16. Re: Longtime VMS system manager/programmer available

    Tom Linden wrote:
    > On Sat, 12 Apr 2008 05:46:30 -0700, Bob Willard
    > wrote:
    >> 2.C, in its place, is pretty good. In particular, when C is used for
    >> stuff
    >> that would otherwise have been written in assembly language, C is IMHO
    >> just dandy. Have you had good luck writing device drivers in PL/I?

    >
    > Maybe I am more familiar with C than you are with PL/I?
    > I haven't had a need to do so, but I easily could, and have done so
    > years ago
    > for unix, including replacing some portions of the kernel. The tape driver
    > on Primos was written in Fortran, BTW.


    Is writing a device driver in another HLL than C supported on OpenVMS ?

    Arne

  17. Re: Longtime VMS system manager/programmer available

    On Sat, 12 Apr 2008 18:22:43 -0700, Arne Vajh°j wrote:

    > Tom Linden wrote:
    >> On Sat, 12 Apr 2008 05:46:30 -0700, Bob Willard
    >> wrote:
    >>> 2.C, in its place, is pretty good. In particular, when C is used for
    >>> stuff
    >>> that would otherwise have been written in assembly language, C is
    >>> IMHO
    >>> just dandy. Have you had good luck writing device drivers in PL/I?

    >> Maybe I am more familiar with C than you are with PL/I?
    >> I haven't had a need to do so, but I easily could, and have done so
    >> years ago
    >> for unix, including replacing some portions of the kernel. The tape
    >> driver
    >> on Primos was written in Fortran, BTW.

    >
    > Is writing a device driver in another HLL than C supported on OpenVMS ?


    Firstly I would not characterize C as a HLL, secondly don't know what you
    mean by supported. If I write a device driver that is my concern not HP's

    >
    > Arne




    --
    PL/I for OpenVMS
    www.kednos.com

  18. Re: Longtime VMS system manager/programmer available

    On Sat, 12 Apr 2008 15:30:43 -0700, Michael Kraemer
    wrote:

    > Tom Linden schrieb:
    >> On Sat, 12 Apr 2008 07:27:05 -0700, AEF wrote:
    >>
    >>> And then there's Microsoft software. Does anyone think PL/I could save
    >>> them? Well, it might help a little, I'm not really sure.

    >> Funny, you should bring that up, because I asked Cutler about 10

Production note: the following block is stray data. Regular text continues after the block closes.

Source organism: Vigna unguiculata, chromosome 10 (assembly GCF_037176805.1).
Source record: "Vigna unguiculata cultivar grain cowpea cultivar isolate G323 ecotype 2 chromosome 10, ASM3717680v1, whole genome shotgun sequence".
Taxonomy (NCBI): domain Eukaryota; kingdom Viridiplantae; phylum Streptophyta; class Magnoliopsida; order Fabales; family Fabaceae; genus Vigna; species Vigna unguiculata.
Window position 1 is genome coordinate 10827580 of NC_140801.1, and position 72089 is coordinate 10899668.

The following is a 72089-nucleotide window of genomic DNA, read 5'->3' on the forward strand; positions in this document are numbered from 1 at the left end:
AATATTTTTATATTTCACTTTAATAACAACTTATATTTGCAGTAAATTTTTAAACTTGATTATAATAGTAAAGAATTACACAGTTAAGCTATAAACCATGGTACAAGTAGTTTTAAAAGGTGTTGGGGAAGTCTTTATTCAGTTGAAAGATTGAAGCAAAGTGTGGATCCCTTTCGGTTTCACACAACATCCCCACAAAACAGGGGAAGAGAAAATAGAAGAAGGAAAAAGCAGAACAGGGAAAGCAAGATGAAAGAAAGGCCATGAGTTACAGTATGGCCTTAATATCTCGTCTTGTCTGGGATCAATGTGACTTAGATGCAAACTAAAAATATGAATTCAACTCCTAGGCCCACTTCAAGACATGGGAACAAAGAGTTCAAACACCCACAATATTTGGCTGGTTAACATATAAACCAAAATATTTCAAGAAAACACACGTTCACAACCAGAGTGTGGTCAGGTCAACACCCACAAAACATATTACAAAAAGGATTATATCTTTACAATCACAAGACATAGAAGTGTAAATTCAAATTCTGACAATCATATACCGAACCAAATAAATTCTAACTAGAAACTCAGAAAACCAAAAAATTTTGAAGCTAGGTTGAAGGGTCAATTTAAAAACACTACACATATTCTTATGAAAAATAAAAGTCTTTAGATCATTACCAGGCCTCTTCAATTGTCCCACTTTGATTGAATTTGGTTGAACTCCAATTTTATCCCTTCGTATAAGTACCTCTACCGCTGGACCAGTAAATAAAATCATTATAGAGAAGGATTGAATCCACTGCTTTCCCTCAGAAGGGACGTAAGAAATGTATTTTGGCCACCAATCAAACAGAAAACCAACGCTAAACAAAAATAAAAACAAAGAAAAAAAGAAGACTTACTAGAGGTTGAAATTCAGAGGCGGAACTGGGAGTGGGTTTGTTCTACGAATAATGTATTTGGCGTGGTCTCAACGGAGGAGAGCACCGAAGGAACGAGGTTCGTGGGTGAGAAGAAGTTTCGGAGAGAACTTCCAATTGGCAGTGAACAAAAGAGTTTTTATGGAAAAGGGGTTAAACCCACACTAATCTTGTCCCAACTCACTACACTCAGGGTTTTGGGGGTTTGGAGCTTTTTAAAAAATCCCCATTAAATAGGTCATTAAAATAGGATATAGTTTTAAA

>> years ago
    >> if they had any interest in PL/I on NT, No.

    >
    > I think at that point in time IBM had already a PL/I product for NT.
    >

    No, they hadn't


    --
    PL/I for OpenVMS
    www.kednos.com

  19. Re: Longtime VMS system manager/programmer available

    Tom Linden wrote:
    > On Sat, 12 Apr 2008 18:22:43 -0700, Arne Vajh°j wrote:
    >> Tom Linden wrote:
    >>> On Sat, 12 Apr 2008 05:46:30 -0700, Bob Willard
    >>> wrote:
    >>>> 2.C, in its place, is pretty good. In particular, when C is used
    >>>> for stuff
    >>>> that would otherwise have been written in assembly language, C is
    >>>> IMHO
    >>>> just dandy. Have you had good luck writing device drivers in PL/I?
    >>> Maybe I am more familiar with C than you are with PL/I?
    >>> I haven't had a need to do so, but I easily could, and have done so
    >>> years ago
    >>> for unix, including replacing some portions of the kernel. The tape
    >>> driver
    >>> on Primos was written in Fortran, BTW.

    >>
    >> Is writing a device driver in another HLL than C supported on OpenVMS ?

    >
    > Firstly I would not characterize C as a HLL,


    Many people consider anything above assembler for HLL.

    > secondly don't know what you
    > mean by supported. If I write a device driver that is my concern not HP's


    Consider: supported = documented.

    I am not a driver person. Far from. But as I understand it then there
    are quite a few things you can not do in a driver and there are
    documentation for C about what you can use of C without breaking
    any of the rules. Does similar documentation exist in the PL/I
    documentation or in the VMS documentation or in a book for PL/I ?

    Even if the docs does not exist then you may still be able to
    write a driver in PL/I because you know what it does, but that
    does not cut it as supported.

    Arne


  20. Re: Longtime VMS system manager/programmer available

    Michael Kraemer wrote:

    > VAXstations OTOH were ridiculously overprized
    > compared to their RISC counterparts.



    Replace the word "ridiculously" with "artificially".

    DEC suffered from the "must not allow our high margin customers from
    starting to buy more powerful and cheaper systems from us". They never
    thought about attracting more new customers to compensate for the high
    marghin customers buying cheaper systems from DEC.

    So those high margin customers ended up buying smaller, more powerful
    and cheaper systems from companies DEC refused to admit competed against
    itself. (like compaq/microsoft)

    DEC had had many opportunities from the early 1980s to the late 1980s to
    really make it big. They missed them. Miseed the boat and were left behind.